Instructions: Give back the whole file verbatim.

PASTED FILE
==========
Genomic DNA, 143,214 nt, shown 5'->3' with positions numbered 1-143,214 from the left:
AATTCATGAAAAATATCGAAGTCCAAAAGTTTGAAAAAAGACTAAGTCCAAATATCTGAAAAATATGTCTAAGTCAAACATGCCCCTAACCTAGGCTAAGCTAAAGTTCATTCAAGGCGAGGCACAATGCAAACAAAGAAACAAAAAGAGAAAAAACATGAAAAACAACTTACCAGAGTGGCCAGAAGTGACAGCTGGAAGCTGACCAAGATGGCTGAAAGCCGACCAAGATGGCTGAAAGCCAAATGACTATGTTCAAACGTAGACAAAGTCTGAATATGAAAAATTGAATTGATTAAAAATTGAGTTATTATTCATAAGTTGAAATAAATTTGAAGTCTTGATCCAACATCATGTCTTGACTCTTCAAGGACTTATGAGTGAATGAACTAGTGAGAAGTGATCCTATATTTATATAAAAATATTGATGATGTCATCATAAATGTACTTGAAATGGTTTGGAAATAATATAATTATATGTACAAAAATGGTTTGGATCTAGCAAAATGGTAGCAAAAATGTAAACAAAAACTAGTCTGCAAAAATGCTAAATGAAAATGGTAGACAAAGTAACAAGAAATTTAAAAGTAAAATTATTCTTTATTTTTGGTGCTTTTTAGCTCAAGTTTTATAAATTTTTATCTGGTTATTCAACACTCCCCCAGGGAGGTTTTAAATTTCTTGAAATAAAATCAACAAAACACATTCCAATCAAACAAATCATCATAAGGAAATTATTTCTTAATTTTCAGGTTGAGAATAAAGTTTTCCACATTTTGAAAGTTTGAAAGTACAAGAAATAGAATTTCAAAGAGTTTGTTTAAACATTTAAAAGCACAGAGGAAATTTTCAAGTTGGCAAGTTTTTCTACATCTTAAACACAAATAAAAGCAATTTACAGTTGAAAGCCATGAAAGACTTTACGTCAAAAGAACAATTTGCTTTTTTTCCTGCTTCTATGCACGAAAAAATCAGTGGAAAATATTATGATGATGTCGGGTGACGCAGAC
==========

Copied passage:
Genomic DNA, 143,214 nt, shown 5'->3' with positions numbered 1-143,214 from the left:
AATTCATGAAAAATATCGAAGTCCAAAAGTTTGAAAAAAGACTAAGTCCAAATATCTGAAAAATATGTCTAAGTCAAACATGCCCCTAACCTAGGCTAAGCTAAAGTTCATTCAAGGCGAGGCACAATGCAAACAAAGAAACAAAAAGAGAAAAAACATGAAAAACAACTTACCAGAGTGGCCAGAAGTGACAGCTGGAAGCTGACCAAGATGGCTGAAAGCCGACCAAGATGGCTGAAAGCCAAATGACTATGTTCAAACGTAGACAAAGTCTGAATATGAAAAATTGAATTGATTAAAAATTGAGTTATTATTCATAAGTTGAAATAAATTTGAAGTCTTGATCCAACATCATGTCTTGACTCTTCAAGGACTTATGAGTGAATGAACTAGTGAGAAGTGATCCTATATTTATATAAAAATATTGATGATGTCATCATAAATGTACTTGAAATGGTTTGGAAATAATATAATTATATGTACAAAAATGGTTTGGATCTAGCAAAATGGTAGCAAAAATGTAAACAAAAACTAGTCTGCAAAAATGCTAAATGAAAATGGTAGACAAAGTAACAAGAAATTTAAAAGTAAAATTATTCTTTATTTTTGGTGCTTTTTAGCTCAAGTTTTATAAATTTTTATCTGGTTATTCAACACTCCCCCAGGGAGGTTTTAAATTTCTTGAAATAAAATCAACAAAACACATTCCAATCAAACAAATCATCATAAGGAAATTATTTCTTAATTTTCAGGTTGAGAATAAAGTTTTCCACATTTTGAAAGTTTGAAAGTACAAGAAATAGAATTTCAAAGAGTTTGTTTAAACATTTAAAAGCACAGAGGAAATTTTCAAGTTGGCAAGTTTTTCTACATCTTAAACACAAATAAAAGCAATTTACAGTTGAAAGCCATGAAAGACTTTACGTCAAAAGAACAATTTGCTTTTTTTCCTGCTTCTATGCACGAAAAAATCAGTGGAAAATATTATGATGATGTCGGGTGACGCAGAC